“These are novel feedstocks for chemical production,” Eckert notes. “They are very different from what we’ve dealt with before. This gives us different challenges and provides a rich area for interdisciplinary research.” Working as part of a research alliance with Oak Ridge National Laboratory, Oak Ridge, Tenn., and Imperial College, London, U.K., the team is exploring solvent techniques such as the use of near-critical water (pressurized water at 250°C to 300°C), gas-expanded liquids (such as CO2 in methanol) and supercritical fluids (CO2 under high pressure).
Meanwhile at the reaction level, Isis Innovation, Oxford, U.K., a company that promotes commercialization of developments at Oxford University, has licensed its Cytochrome P-450 designer enzyme technology to Industrial Biotechnology Corp. (IBC), Sarasota, Fla. Developed at the university by chemistry professor Luet Wong, the P-450 technology applies specific enzymes as biocatalysts for the conversion, often in a single step, of relatively low value substrates into high value chemicals. IBC says the potential market embraces more than 15,000 commercially available chemicals, including various alcohols, aldehydes, ketones and carboxylic acids.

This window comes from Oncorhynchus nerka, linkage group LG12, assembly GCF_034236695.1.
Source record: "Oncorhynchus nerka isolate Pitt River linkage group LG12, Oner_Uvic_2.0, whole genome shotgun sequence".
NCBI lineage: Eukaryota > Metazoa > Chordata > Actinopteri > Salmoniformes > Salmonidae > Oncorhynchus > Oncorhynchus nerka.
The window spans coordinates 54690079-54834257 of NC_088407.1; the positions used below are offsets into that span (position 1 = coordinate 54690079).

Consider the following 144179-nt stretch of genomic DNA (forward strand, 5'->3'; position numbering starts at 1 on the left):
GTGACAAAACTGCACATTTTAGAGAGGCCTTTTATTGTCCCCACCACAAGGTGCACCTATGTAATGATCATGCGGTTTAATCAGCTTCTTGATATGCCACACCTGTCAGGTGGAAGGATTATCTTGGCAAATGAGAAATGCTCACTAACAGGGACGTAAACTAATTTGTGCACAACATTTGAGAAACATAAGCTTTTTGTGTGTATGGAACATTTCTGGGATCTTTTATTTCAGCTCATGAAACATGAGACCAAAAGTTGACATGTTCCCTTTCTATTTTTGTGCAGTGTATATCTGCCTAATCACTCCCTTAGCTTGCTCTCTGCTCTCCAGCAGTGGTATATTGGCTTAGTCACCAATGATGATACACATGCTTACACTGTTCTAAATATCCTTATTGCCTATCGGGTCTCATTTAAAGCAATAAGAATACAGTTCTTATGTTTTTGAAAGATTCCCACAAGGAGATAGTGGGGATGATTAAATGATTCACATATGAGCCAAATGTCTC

The production of plastics from renewable resources provides another example of how green technologies could change the face of the chemical industry. In 2006, for example, Archer Daniels Midland announced plans to build the first commercial plant to produce PHAs (polyhydroxylalkanoates), a family of biodegradable high-performance plastics that can be used in many applications currently served by petrochemical plastics — e.g., coatings, film and molded goods. Due for completion by the middle of 2008, the 50,000-ton/yr plant at Clinton, Iowa, will serve the joint venture set up between ADM and Metabolix, Cambridge, Mass., the company that developed the proprietary PHA technology and won a Presidential Award in 2004 for its work on commercializing bioplastics through the use of metabolic engineering and molecular biology.
Commenting on the joint venture, Jim Barber, Metabolix president and CEO, says “a broadly useful family of bio-based, biodegradable natural plastics will be commercially available for the first time.” Located next to ADM’s existing wet corn mill at Clinton, the PHA plant will take starch from the mill as its raw material.
Cargill subsidiary NatureWorks, Minnetonka, Minn., already offers a biodegradable plastic. Its polylactic acid (PLA) polymer is produced from corn at a 140,000-metric-ton/yr plant in Blair, Neb. PLA already has won a significant place in biodegradable packaging; Wal-Mart switched to PLA packaging for its fruit and herbs in 2005.